Am I really that mum? Maybe. Maybe I’m just like you; maybe it hurts to witness such deep suffering in another human being. Maybe I’m just human.


What I know about Post-natal Depression

Here’s what I know about PND. People don’t like to talk about it. Did you read this fab article by Sandy on Maternity Matters yesterdaay? Her story highights my point perfectly.

When I was pregnant with my daughter, a lady in the office where I worked told me how her neighbour’s daughter had been diagnosed with PND. The entire converstation was carried out in hushed tones, so much so that I actually asked why we were whispering.

“Because she doesn’t want anyone to know

I accepted this with a knowing nod of my head and thought to myself, I hope I don’t get it, like covering my face with a tissue might make a difference. My daughter was born and I was on a high. A friend’s partner casually asked how many times I had burst into tears since she was born and I worriedly told him I hadn’t. Was that normal? Well, yes. But, also: no.

It’s confusing becoming a mother. People say its normal to feel one way but ok to feel another. You might want to cry in the first few days and thats fine but if you cry too much or for too long, thats not fine. Phew, so much to remember. The health visitor comes around with that questionaire and I became convinced that I had cheated. It would be so easy to do that. Had I cheated? Was I secretly depressed? Ridiculous, huh?

When the baby was born, I left the old me behind. I instructed my husband that the clothes that I had been wearing the night I went into labour were to go into the bin immediately and I think most of my sanity followed them. I drove myself crazy because I didn’t want to be depressed and yet I coudn’t stop crying. I was told it was normal to feel this way and that I should allow myself the time to feel sad and cry. I scraped through the questionaires each time but she kept coming back to repeat them. Maybe she thought I was cheating.

The thing is, not only was the baby’s birth a complete nightmare that I still cannot talk about without crying, but I had other stuff to deal with too. I found it difficult to adjust to having two children and had felt this way long before he was born. It had taken a while to get pregnant in the first place and that had taken its toll. I had been ill for most of the pregnancy, again that had affected my emotional state. Mainly, my son was ill. I was convinced that his birth was the reason why. Before we were discharged, the paediatrician announced cheerfully that there had been no signs of cerebal palsy and I remember the shock I felt that I had not even considered this. Actually, they had never told me they were looing for signs. His health worried me greatly and the endless sleepless nights filled with screaming seemed like they would never end. It’s no wonder I had the baby blues.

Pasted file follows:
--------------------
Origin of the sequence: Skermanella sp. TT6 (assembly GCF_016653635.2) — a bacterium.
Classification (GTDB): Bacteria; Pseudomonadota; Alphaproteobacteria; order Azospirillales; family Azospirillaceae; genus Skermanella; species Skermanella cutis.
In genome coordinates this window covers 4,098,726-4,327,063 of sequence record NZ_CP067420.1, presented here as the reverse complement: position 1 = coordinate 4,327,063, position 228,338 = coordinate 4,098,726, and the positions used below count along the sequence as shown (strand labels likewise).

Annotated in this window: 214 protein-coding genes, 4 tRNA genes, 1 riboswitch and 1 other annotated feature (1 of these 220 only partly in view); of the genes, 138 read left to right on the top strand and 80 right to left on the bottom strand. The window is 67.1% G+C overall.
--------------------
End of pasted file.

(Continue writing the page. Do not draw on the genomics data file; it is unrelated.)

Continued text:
When the baby was eight months old, my GP announced that I was suffering from PND and I left his office feeling utterly ashamed. I know people close to me with the exact diagnosis and others with different forms of depression. I know it is an illness and I know that it is nothing to be ashamed of. Yet, thats how I felt. I refused to accept the diagnosis and medication was out of the question. I still believe I was misdiagnosed, because my GP did not take the time to listen to my feelings regarding the birth, but thats another post altogether.

The point of all of this is that there are taboos surrounding PND. I’m not sure how we can end this but we need to stop hiding behind shame and guilt. They won’t take our babies away, they won’t judge us… or will they?

So this is what I know about Post-natal Depression. Not many people want to talk about it or admit it. Give us a cast on our leg instead, that kind of illness won’t make us the weakest link and will alert people to our ailments. Post-natal Depression can be invisible.

 

 

*You know, you can stil vote for me in the MADs blog awards- I’m a finalist in the most inspiring blogger category. See here for more details on the other finalists in this category.